So when you have too much soil, then it's probably time to transition to a perennial food system and find somewhere else to grow tomatoes. Same deal with shade.

This year I've given up on one of my garden beds due to the shade thing. Trees around the property have grown up and it's inhibiting veges growing in this bed. But it's fine for perennials and so I'm planting berry bushes in the bed. The garden bed has come of age so to speak.

My friend also stopped gardening because of a creeping charlie infestation. I'm wondering if it's nature's way of saying to him that his backyard is ready to be a forest.
 
pollinator
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My father has always used raised mounds, not beds, no boards or anything to keep things in place. So if your only objection to increased height is needing boards, don't worry, it isn't necessary.  I do find raised beds make things easier to contain in small areas, like my 1/10 acre suburban lot, but he's in the same situation, small lot, and manages just fine.
 
Travis Johnson
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Tim Kivi wrote:Luckily then that I dug out a lot of the heavy clay soil beforehand, and what's left is fluffed up already and a bit below ground level. When I initially dug up the soil the volume more than tripled, it had been so compacted!



All soil and rock does this, which is known as "bucket swell." Every type of material "fluffs up" or "swells" at different rates, so calculating this means knowing what is to be dug up.

This is well known in the mining and earth moving business. For instance I have a gravel pit that is 8 acres in area, and has an average depth of 32 feet. That is 407,000 cubic yards. BUT because gravel has a 25% bucket swell percentage, I will actually have 500,000 cubic yards of gravel to sell. That is an additional 100,000 cubic yards, but at $2 a cubic yard, this phenomenon really adds up.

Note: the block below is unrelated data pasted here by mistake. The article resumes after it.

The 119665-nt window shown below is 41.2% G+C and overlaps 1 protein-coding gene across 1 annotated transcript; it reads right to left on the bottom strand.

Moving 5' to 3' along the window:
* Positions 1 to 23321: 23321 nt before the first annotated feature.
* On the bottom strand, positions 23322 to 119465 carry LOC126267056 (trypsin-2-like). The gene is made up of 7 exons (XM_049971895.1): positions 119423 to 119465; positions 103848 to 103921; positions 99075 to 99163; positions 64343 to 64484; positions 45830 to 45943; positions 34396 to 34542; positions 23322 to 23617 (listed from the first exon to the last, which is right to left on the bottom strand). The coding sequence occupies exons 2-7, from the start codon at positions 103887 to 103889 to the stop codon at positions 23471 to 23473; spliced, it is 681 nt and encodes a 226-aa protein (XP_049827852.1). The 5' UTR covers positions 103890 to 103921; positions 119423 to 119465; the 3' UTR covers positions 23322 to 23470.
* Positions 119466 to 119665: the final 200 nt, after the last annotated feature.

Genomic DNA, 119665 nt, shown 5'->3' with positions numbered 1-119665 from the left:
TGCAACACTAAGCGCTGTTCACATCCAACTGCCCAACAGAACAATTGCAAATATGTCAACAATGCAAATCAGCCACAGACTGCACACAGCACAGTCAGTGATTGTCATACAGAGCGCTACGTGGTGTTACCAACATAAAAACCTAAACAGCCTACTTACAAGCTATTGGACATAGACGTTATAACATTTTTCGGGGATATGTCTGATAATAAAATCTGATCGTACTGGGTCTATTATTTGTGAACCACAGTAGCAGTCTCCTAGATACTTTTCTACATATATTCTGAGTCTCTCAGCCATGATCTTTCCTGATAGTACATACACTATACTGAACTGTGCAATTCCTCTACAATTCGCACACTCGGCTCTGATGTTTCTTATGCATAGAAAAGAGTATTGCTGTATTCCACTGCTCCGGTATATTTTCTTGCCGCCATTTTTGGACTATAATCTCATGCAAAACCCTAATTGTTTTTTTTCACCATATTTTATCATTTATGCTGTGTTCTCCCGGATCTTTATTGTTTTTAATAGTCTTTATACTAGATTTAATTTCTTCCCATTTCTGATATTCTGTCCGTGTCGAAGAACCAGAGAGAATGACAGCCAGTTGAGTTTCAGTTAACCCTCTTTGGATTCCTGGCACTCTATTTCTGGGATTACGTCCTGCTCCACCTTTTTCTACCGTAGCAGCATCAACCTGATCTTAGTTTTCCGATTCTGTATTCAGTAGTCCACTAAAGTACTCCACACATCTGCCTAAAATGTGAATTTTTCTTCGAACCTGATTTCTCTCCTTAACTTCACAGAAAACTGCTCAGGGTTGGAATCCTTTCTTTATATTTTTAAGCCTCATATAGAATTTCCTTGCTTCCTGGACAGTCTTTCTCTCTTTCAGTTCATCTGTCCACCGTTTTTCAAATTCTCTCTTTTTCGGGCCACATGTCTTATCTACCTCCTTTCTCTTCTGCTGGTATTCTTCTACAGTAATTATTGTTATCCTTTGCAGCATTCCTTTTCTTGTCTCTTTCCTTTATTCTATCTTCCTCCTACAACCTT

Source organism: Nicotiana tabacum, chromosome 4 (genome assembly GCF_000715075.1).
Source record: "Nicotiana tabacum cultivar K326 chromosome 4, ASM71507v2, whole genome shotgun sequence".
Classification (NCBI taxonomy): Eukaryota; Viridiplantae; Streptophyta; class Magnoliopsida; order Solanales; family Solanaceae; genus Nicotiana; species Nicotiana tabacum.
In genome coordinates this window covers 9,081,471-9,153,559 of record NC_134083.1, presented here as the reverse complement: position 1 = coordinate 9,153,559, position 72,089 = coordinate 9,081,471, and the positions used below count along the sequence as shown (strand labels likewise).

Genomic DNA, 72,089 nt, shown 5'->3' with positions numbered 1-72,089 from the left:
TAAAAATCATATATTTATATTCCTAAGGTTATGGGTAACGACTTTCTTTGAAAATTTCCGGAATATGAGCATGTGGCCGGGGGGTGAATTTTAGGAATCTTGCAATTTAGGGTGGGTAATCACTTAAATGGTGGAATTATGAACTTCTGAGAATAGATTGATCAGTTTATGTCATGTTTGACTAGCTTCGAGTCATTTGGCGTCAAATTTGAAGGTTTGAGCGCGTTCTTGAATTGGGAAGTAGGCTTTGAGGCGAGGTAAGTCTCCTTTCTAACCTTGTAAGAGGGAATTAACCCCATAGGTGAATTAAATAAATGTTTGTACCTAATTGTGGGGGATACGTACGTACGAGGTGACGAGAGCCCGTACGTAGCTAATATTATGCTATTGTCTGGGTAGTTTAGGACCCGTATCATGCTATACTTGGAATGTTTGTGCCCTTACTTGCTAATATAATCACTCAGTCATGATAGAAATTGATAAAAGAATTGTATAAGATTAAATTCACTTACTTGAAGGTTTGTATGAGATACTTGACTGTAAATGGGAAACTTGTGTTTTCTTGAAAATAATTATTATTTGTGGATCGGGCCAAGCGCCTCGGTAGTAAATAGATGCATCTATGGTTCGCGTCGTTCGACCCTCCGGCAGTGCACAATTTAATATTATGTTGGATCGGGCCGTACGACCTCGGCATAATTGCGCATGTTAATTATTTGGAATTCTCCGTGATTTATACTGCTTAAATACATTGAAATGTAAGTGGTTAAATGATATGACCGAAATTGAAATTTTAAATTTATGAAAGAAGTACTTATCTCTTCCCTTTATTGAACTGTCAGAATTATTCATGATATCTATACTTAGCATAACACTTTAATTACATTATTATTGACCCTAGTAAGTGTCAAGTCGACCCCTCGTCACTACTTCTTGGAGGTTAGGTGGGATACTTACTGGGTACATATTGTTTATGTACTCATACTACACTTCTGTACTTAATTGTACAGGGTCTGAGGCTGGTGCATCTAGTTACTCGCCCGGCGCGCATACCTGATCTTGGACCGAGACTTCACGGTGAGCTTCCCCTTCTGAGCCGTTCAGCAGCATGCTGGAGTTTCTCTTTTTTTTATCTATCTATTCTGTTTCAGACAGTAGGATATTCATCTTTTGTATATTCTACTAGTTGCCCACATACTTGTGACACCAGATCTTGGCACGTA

For earthwork contractors, that must be accounted for because it costs a lot of money to move that much more material...and having to know where to move it too. Granite for instance has almost 95% bucket swell so it really must be accounted for.

In Permicultural Applications, this must be calculated in for digging ponds if a person wants to calculate in how long they should rent a particular machine for. Taking how many cubic yards of material the pond will remove from the earth INCLUDING bucket swell, basing it on average cycle times of the machine, and the machines capacity; a time frame can be calculated. So can fuel consumption and other averages for the machine. For instance a 34,000 pound excavator can move 3/4 of a cubic yard per bucketful, and move it from point A to point b in an average of 30 seconds. So in an hour it can move 90 cubic yards, or 900 cubic yards per day. So a 1/4 acre pond, 10 feet deep should take about 2 days of machine rental of a 32,000 pound excavator, figuring in a little time for final shaping.
 
Tim Kivi
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Nick Kitchener wrote:So when you have too much soil, then it's probably time to transition to a perennial food system and find somewhere else to grow tomatoes. Same deal with shade. ... I'm wondering if it's nature's way of saying to him that his backyard is ready to be a forest.



Haha I don't know why I failed to see that! Of course, isn't permaculture meant to be about working WITH nature and not against it?

Unfortunately I have a small yard in suburbia so I'll never be able to just move on to another patch of ground to start over.
 
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So just mound the soil up in the centre of the bed. Make an undefined mounded bed. Grow up the slope to the peak and down the back. If you need structure to the pile, maybe collect some deadfall if there's any available, use an edging tool or a trenching tool to define the perimeter of your bed, drop in the deadfall, and mulch overtop.

If you don't use other methods, just make sure you're shaping the perimeter of your bed to increase infiltration of water and to trap your soil as it seeks to run away with the water. Controlling your hydrology, even in a case as small as a garden bed, can obviate both the need for expensive infrastructure to hold your soil, and the eventuality of a waterlogged, neighbour-visiting garden bed.

-CK